Excerpts of the Rev. Mark Peterson’s sermon yesterday at Knollwood Community Church in Burke.
There was a woman across the tracks from a downtown fashionable church. She wanted to join this church and the pastor asked her to pray about it. Each time she assured him she really wanted to join, he would ask her to continue praying about it. Then he didn’t see her for six months. Finally, he saw her and he asked if she was still praying. She replied, “The Lord told me not to worry about getting into that church. He said, ‘I’ve been trying to get into that church for 20 years.’”
This morning we are going to consider “the peril of partiality.”
In Chapter 2 of his letter to the church, James warns against favoritism.
What a remarkable statement. Who is saying this? None other than the brother of Jesus. Yet, if anyone could have expected and demanded favorable attention, it could have been James.
James cautions against this attitude, which so easily entered into the church. Think for a moment about the unique social structure of the early church. Into this new institution came slaves and masters, rich and poor, the oppressed and the oppressor, male and female (remember the great value distinction made at that time between the genders).
In the early church it was not unusual for a master who had found faith in Christ to come under the spiritual tutelage of one of his slaves. Or for one who was in debt to another to find himself seated alongside his creditor.
In New Testament times, rings were a sign of great wealth. Wearing them was a way to “show off” one’s status, to display one’s affluence. In James Chapter 2, verses 2-4, the poor man is dressed in what was considered to be “filthy” clothes, obviously indicating a low economic status.
Since 90 percent of people at that time were considered as poor, one who walked in the door adorned with rings would stand out like the proverbial “sore thumb.”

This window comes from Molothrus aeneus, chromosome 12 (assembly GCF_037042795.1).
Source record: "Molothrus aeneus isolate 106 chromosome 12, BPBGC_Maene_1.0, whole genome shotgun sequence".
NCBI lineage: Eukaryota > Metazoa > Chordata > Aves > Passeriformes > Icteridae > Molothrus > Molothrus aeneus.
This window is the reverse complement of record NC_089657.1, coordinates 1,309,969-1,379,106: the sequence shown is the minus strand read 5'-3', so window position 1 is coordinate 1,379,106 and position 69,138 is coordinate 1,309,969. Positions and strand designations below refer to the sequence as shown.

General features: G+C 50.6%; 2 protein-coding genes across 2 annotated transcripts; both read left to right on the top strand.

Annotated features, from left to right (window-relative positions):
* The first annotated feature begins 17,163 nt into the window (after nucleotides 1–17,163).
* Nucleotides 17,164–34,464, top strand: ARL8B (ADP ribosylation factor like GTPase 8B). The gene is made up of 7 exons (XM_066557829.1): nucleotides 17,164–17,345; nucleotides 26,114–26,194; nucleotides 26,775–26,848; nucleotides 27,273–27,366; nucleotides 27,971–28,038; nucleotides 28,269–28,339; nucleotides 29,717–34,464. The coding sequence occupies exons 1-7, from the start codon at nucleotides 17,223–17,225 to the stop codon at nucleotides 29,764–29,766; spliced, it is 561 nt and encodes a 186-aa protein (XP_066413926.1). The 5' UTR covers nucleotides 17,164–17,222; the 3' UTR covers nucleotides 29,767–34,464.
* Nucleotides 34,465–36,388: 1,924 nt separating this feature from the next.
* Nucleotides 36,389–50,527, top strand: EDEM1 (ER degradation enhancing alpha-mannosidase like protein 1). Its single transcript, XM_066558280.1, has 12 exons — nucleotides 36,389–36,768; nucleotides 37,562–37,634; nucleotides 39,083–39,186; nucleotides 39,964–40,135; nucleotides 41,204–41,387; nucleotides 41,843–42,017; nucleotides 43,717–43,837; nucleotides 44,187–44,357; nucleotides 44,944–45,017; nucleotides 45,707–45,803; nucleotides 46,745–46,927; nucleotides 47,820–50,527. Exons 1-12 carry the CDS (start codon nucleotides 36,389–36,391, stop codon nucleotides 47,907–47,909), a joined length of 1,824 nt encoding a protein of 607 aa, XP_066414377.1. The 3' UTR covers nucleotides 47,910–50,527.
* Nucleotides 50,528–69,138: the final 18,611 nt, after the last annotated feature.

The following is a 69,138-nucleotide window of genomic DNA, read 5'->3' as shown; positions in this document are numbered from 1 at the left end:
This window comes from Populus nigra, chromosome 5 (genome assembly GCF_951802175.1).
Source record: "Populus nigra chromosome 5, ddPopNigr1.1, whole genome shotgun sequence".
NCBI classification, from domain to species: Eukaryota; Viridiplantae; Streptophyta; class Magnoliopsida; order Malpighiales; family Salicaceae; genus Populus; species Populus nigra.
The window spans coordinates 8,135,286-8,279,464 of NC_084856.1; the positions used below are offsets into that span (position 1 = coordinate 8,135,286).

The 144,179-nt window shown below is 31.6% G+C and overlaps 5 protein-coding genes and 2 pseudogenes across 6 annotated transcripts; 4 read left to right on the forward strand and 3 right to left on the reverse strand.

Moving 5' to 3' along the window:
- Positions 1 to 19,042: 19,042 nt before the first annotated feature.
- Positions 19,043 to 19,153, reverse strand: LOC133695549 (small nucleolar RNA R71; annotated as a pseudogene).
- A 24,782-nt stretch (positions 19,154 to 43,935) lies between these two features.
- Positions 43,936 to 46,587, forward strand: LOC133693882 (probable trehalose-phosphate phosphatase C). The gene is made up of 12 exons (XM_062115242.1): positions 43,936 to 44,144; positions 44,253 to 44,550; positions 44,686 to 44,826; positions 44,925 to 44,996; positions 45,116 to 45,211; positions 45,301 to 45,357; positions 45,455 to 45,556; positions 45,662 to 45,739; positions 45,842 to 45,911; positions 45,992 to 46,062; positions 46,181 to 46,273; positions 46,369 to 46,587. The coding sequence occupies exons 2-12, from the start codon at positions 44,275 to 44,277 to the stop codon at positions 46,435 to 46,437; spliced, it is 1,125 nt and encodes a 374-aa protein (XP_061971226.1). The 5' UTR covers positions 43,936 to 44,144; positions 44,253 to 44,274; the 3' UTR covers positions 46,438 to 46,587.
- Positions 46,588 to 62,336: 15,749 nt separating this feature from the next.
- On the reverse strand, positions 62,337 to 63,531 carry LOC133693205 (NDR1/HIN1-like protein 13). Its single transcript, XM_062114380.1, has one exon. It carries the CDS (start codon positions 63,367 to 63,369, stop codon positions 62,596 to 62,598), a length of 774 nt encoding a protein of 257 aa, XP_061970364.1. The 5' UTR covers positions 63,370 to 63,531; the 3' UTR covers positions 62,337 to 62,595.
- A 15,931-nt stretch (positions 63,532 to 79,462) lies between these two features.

James says that in treating one differently than the other they had the effect of dividing. Why? Because in showing partiality, in giving preference to another wrongly, the act of doing so assigns relative value to people and judges them based upon appearance.
I heard this story back in the ‘70s. It took place out in California in the heydays of the hippie movement.
One Sunday morning, during the worship service of a very conservative, traditional, buttoned-down evangelical church, the pastor had just gotten up to give his sermon. In walked a young man wearing dirty, worn and torn blue jeans with a T-shirt. His hair was down past his shoulders; he had a scruffy beard and he gave off a bit of an odor that did not resemble Brut cologne.
He began walking up the aisle of the packed church. The auditorium hushed; every eye was turned towards this stranger. The pastor paused. The young man walked all the way to the front, then sat down, crossed his legs and waited for the pastor to continue.
From the back came one of the elders of the church who was in his early 80s. He walked towards the front. Everyone waited, anticipating what he would do. It seemed to take forever.
When he arrived, he set his cane aside, awkwardly, and with obvious discomfort sat down alongside the young man, and put his arm around his shoulder. And he worshipped together with this stranger, showing no partiality whatsoever. It wasn’t necessary for the pastor to preach that day. The people had just seen a sermon they would never forget.
Showing partiality contradicts God’s own attitude towards people. Proverbs 22:2 says, “The rich and the poor have a common bond, the Lord is the maker of them both.”
Jesus’ ministry was a reflection of the character of His Father. … God expects His people to act like Him, Leviticus 19:15. In I Samuel 16:6-13 we hear God’s instructions. “Do not look at his appearance or the height of his stature … for man looks at the outward appearance, but God looks at the heart.”
James anticipates the question in his reader’s mind — “But, is it really that big a deal?”
In James 2:9-11, he explains, “When you show partiality, you exalt the one and dishonor the other.” It is no small thing. It really does matter to God.
As the old saying goes: “We are just one beggar telling another where the bread line is.” Oh, the marvelous grace of God.